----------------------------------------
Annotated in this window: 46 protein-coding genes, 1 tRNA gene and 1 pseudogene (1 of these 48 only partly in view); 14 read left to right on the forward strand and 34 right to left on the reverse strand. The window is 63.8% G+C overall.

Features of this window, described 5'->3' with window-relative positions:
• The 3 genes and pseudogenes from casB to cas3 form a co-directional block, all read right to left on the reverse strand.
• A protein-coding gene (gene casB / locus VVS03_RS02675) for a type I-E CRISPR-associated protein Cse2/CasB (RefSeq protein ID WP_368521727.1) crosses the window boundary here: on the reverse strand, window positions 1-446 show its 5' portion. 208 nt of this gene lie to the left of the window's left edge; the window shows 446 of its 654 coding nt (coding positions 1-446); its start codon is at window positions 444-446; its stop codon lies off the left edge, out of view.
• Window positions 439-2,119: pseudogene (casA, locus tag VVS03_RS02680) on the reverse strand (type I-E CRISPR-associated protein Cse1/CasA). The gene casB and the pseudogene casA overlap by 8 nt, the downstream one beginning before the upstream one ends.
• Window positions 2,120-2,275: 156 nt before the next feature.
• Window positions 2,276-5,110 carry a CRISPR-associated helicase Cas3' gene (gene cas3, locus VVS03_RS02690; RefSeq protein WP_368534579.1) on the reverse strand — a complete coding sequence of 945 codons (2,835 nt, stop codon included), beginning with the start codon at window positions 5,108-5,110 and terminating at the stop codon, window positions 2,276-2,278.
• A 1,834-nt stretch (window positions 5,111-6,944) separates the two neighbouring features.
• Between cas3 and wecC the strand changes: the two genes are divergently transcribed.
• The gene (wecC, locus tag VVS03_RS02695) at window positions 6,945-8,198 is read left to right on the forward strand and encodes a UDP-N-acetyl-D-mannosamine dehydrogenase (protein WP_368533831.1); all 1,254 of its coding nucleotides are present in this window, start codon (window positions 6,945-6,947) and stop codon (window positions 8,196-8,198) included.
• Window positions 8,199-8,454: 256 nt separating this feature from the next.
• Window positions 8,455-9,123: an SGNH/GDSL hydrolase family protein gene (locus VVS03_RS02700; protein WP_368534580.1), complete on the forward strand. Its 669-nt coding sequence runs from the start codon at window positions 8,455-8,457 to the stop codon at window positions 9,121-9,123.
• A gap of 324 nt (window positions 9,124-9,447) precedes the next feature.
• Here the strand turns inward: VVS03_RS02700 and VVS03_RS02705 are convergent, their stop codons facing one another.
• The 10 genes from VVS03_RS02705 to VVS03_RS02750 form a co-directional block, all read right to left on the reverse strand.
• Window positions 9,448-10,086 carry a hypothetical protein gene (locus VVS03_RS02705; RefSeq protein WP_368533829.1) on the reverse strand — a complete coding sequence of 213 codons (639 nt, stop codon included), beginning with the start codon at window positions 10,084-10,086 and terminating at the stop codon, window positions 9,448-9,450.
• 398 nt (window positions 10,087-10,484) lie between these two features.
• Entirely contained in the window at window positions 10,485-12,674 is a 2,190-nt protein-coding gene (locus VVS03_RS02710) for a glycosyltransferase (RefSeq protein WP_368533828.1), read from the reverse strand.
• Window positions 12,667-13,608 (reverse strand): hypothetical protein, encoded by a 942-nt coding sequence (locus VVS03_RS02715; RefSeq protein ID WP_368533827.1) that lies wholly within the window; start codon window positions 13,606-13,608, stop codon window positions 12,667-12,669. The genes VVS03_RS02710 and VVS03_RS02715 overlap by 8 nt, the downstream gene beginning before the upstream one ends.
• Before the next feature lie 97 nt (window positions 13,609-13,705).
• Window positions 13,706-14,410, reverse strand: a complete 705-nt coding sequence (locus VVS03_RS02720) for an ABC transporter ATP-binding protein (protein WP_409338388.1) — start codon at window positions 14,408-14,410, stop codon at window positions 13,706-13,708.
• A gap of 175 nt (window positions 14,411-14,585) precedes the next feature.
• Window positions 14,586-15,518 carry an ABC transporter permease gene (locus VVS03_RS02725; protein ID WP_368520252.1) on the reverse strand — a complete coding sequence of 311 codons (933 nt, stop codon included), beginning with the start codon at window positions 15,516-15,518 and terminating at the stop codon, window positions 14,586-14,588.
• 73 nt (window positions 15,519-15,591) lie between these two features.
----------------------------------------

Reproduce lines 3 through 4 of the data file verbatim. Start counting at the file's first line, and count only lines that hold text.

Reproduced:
• The 3 genes and pseudogenes from casB to cas3 form a co-directional block, all read right to left on the reverse strand.
• A protein-coding gene (gene casB / locus VVS03_RS02675) for a type I-E CRISPR-associated protein Cse2/CasB (RefSeq protein ID WP_368521727.1) crosses the window boundary here: on the reverse strand, window positions 1-446 show its 5' portion. 208 nt of this gene lie to the left of the window's left edge; the window shows 446 of its 654 coding nt (coding positions 1-446); its start codon is at window positions 444-446; its stop codon lies off the left edge, out of view.